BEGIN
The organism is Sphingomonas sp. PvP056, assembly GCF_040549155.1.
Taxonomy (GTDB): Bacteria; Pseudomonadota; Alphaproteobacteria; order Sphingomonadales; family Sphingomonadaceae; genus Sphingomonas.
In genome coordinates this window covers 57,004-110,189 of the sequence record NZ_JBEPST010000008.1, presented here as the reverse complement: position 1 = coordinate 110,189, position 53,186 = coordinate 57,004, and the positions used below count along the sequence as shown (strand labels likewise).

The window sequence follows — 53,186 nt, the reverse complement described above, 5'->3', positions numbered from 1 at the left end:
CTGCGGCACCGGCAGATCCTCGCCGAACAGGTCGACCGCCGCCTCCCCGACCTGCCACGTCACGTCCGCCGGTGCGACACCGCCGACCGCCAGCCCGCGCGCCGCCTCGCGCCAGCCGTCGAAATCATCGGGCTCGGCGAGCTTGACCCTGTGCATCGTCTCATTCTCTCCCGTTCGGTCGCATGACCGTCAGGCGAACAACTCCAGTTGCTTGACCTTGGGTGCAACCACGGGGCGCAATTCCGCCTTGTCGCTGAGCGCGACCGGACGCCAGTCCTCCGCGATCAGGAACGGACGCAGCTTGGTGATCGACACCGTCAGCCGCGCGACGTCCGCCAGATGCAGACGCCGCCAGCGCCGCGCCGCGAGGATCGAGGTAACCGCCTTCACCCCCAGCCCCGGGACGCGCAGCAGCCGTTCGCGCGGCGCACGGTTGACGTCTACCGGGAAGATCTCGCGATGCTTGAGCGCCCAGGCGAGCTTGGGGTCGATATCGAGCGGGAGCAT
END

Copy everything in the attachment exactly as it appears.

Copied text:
The organism is Sphingomonas sp. PvP056, assembly GCF_040549155.1.
Taxonomy (GTDB): Bacteria; Pseudomonadota; Alphaproteobacteria; order Sphingomonadales; family Sphingomonadaceae; genus Sphingomonas.
In genome coordinates this window covers 57,004-110,189 of the sequence record NZ_JBEPST010000008.1, presented here as the reverse complement: position 1 = coordinate 110,189, position 53,186 = coordinate 57,004, and the positions used below count along the sequence as shown (strand labels likewise).

The window sequence follows — 53,186 nt, the reverse complement described above, 5'->3', positions numbered from 1 at the left end:
CTGCGGCACCGGCAGATCCTCGCCGAACAGGTCGACCGCCGCCTCCCCGACCTGCCACGTCACGTCCGCCGGTGCGACACCGCCGACCGCCAGCCCGCGCGCCGCCTCGCGCCAGCCGTCGAAATCATCGGGCTCGGCGAGCTTGACCCTGTGCATCGTCTCATTCTCTCCCGTTCGGTCGCATGACCGTCAGGCGAACAACTCCAGTTGCTTGACCTTGGGTGCAACCACGGGGCGCAATTCCGCCTTGTCGCTGAGCGCGACCGGACGCCAGTCCTCCGCGATCAGGAACGGACGCAGCTTGGTGATCGACACCGTCAGCCGCGCGACGTCCGCCAGATGCAGACGCCGCCAGCGCCGCGCCGCGAGGATCGAGGTAACCGCCTTCACCCCCAGCCCCGGGACGCGCAGCAGCCGTTCGCGCGGCGCACGGTTGACGTCTACCGGGAAGATCTCGCGATGCTTGAGCGCCCAGGCGAGCTTGGGGTCGATATCGAGCGGGAGCAT